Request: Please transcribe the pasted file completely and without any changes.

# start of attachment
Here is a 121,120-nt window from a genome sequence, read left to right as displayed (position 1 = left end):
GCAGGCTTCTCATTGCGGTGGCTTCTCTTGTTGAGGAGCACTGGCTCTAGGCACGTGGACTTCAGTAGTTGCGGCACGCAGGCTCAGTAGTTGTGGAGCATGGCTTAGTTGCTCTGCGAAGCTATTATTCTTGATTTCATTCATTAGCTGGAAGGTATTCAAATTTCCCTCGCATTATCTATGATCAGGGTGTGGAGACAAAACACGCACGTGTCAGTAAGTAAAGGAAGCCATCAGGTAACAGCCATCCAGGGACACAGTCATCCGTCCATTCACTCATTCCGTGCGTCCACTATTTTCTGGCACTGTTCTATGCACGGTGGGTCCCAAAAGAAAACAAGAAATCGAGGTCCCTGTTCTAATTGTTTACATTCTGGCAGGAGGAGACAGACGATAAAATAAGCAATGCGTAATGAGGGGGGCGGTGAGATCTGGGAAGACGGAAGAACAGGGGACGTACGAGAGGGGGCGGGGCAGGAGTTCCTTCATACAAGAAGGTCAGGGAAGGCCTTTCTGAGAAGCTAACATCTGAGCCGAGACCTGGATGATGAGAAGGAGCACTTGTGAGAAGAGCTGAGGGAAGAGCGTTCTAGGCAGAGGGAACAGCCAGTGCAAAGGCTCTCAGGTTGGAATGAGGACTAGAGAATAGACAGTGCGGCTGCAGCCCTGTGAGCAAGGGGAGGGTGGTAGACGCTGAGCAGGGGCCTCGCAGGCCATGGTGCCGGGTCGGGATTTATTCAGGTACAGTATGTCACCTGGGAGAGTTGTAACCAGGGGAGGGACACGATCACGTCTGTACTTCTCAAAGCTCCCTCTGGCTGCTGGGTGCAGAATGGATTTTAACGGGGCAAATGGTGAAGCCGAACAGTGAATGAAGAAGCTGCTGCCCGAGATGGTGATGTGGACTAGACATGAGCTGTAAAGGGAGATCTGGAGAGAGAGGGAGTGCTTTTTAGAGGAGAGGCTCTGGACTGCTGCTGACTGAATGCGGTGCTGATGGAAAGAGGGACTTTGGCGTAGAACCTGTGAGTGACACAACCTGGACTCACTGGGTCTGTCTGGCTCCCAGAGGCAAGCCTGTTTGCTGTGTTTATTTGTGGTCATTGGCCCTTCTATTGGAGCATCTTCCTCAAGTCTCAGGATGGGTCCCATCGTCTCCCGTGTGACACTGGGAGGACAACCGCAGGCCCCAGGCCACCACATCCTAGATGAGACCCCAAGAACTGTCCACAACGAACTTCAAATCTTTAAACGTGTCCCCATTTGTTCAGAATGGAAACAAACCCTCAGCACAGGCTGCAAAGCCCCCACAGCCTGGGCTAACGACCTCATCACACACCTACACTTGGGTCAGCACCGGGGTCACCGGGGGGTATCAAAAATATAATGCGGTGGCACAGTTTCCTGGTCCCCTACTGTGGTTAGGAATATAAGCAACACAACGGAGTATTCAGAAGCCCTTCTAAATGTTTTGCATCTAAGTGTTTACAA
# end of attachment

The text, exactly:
Here is a 121,120-nt window from a genome sequence, read left to right as displayed (position 1 = left end):
GCAGGCTTCTCATTGCGGTGGCTTCTCTTGTTGAGGAGCACTGGCTCTAGGCACGTGGACTTCAGTAGTTGCGGCACGCAGGCTCAGTAGTTGTGGAGCATGGCTTAGTTGCTCTGCGAAGCTATTATTCTTGATTTCATTCATTAGCTGGAAGGTATTCAAATTTCCCTCGCATTATCTATGATCAGGGTGTGGAGACAAAACACGCACGTGTCAGTAAGTAAAGGAAGCCATCAGGTAACAGCCATCCAGGGACACAGTCATCCGTCCATTCACTCATTCCGTGCGTCCACTATTTTCTGGCACTGTTCTATGCACGGTGGGTCCCAAAAGAAAACAAGAAATCGAGGTCCCTGTTCTAATTGTTTACATTCTGGCAGGAGGAGACAGACGATAAAATAAGCAATGCGTAATGAGGGGGGCGGTGAGATCTGGGAAGACGGAAGAACAGGGGACGTACGAGAGGGGGCGGGGCAGGAGTTCCTTCATACAAGAAGGTCAGGGAAGGCCTTTCTGAGAAGCTAACATCTGAGCCGAGACCTGGATGATGAGAAGGAGCACTTGTGAGAAGAGCTGAGGGAAGAGCGTTCTAGGCAGAGGGAACAGCCAGTGCAAAGGCTCTCAGGTTGGAATGAGGACTAGAGAATAGACAGTGCGGCTGCAGCCCTGTGAGCAAGGGGAGGGTGGTAGACGCTGAGCAGGGGCCTCGCAGGCCATGGTGCCGGGTCGGGATTTATTCAGGTACAGTATGTCACCTGGGAGAGTTGTAACCAGGGGAGGGACACGATCACGTCTGTACTTCTCAAAGCTCCCTCTGGCTGCTGGGTGCAGAATGGATTTTAACGGGGCAAATGGTGAAGCCGAACAGTGAATGAAGAAGCTGCTGCCCGAGATGGTGATGTGGACTAGACATGAGCTGTAAAGGGAGATCTGGAGAGAGAGGGAGTGCTTTTTAGAGGAGAGGCTCTGGACTGCTGCTGACTGAATGCGGTGCTGATGGAAAGAGGGACTTTGGCGTAGAACCTGTGAGTGACACAACCTGGACTCACTGGGTCTGTCTGGCTCCCAGAGGCAAGCCTGTTTGCTGTGTTTATTTGTGGTCATTGGCCCTTCTATTGGAGCATCTTCCTCAAGTCTCAGGATGGGTCCCATCGTCTCCCGTGTGACACTGGGAGGACAACCGCAGGCCCCAGGCCACCACATCCTAGATGAGACCCCAAGAACTGTCCACAACGAACTTCAAATCTTTAAACGTGTCCCCATTTGTTCAGAATGGAAACAAACCCTCAGCACAGGCTGCAAAGCCCCCACAGCCTGGGCTAACGACCTCATCACACACCTACACTTGGGTCAGCACCGGGGTCACCGGGGGGTATCAAAAATATAATGCGGTGGCACAGTTTCCTGGTCCCCTACTGTGGTTAGGAATATAAGCAACACAACGGAGTATTCAGAAGCCCTTCTAAATGTTTTGCATCTAAGTGTTTACAA